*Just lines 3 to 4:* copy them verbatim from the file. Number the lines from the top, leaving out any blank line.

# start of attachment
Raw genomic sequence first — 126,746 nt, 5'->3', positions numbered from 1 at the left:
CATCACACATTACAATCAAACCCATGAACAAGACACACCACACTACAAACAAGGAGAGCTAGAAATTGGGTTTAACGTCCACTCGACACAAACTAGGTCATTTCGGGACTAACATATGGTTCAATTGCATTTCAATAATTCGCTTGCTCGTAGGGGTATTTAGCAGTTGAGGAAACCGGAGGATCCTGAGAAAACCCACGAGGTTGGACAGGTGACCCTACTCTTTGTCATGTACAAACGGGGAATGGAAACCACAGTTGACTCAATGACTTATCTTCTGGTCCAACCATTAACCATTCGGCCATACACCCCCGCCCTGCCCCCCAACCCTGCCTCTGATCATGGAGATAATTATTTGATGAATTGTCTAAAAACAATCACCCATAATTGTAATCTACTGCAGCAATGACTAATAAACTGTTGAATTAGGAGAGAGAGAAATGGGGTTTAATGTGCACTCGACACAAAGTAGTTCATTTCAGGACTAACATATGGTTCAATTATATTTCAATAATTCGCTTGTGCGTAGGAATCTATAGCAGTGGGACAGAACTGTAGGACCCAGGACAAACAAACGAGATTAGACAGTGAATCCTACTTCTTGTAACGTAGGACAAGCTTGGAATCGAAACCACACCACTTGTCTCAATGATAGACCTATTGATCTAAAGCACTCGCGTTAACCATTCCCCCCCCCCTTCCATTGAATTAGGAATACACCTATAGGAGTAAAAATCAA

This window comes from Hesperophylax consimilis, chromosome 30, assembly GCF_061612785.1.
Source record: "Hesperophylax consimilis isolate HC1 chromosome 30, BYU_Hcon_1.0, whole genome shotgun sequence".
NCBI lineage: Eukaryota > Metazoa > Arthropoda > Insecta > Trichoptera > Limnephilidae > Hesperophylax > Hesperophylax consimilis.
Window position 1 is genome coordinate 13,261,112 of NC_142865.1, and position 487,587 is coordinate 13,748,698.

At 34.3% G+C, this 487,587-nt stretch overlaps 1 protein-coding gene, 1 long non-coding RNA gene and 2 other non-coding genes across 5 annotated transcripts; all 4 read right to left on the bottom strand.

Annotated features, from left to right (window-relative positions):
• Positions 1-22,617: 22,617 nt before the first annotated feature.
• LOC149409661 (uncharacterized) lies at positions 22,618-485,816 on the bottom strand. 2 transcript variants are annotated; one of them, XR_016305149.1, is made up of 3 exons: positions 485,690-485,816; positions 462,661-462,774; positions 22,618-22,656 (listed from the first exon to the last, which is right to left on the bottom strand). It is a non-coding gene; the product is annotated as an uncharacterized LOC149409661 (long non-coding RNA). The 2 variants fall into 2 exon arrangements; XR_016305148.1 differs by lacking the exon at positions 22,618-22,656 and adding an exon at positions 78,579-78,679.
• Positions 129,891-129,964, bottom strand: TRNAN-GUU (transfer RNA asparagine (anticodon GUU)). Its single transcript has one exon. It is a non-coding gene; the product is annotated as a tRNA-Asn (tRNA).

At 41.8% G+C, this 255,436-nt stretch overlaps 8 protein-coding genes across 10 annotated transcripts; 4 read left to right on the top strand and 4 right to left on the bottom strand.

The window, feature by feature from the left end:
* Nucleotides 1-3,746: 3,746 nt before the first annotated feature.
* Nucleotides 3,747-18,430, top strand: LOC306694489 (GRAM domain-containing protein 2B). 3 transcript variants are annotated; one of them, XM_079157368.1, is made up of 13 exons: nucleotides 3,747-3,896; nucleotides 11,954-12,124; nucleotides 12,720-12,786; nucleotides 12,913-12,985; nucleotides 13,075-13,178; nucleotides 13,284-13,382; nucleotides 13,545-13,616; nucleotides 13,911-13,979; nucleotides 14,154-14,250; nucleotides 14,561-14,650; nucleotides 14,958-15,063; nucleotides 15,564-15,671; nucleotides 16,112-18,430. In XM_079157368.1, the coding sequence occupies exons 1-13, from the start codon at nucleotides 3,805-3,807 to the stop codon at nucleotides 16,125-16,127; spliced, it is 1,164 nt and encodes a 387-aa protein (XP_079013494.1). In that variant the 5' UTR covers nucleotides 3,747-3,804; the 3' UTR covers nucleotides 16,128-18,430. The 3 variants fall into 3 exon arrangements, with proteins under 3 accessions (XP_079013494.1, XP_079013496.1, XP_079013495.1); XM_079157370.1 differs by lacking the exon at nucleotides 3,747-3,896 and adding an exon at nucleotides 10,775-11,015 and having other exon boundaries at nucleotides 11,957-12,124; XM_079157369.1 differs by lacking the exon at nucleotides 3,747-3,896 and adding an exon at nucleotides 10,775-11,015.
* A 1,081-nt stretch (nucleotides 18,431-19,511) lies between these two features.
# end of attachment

This window comes from Hesperophylax consimilis, chromosome 30, assembly GCF_061612785.1.
Source record: "Hesperophylax consimilis isolate HC1 chromosome 30, BYU_Hcon_1.0, whole genome shotgun sequence".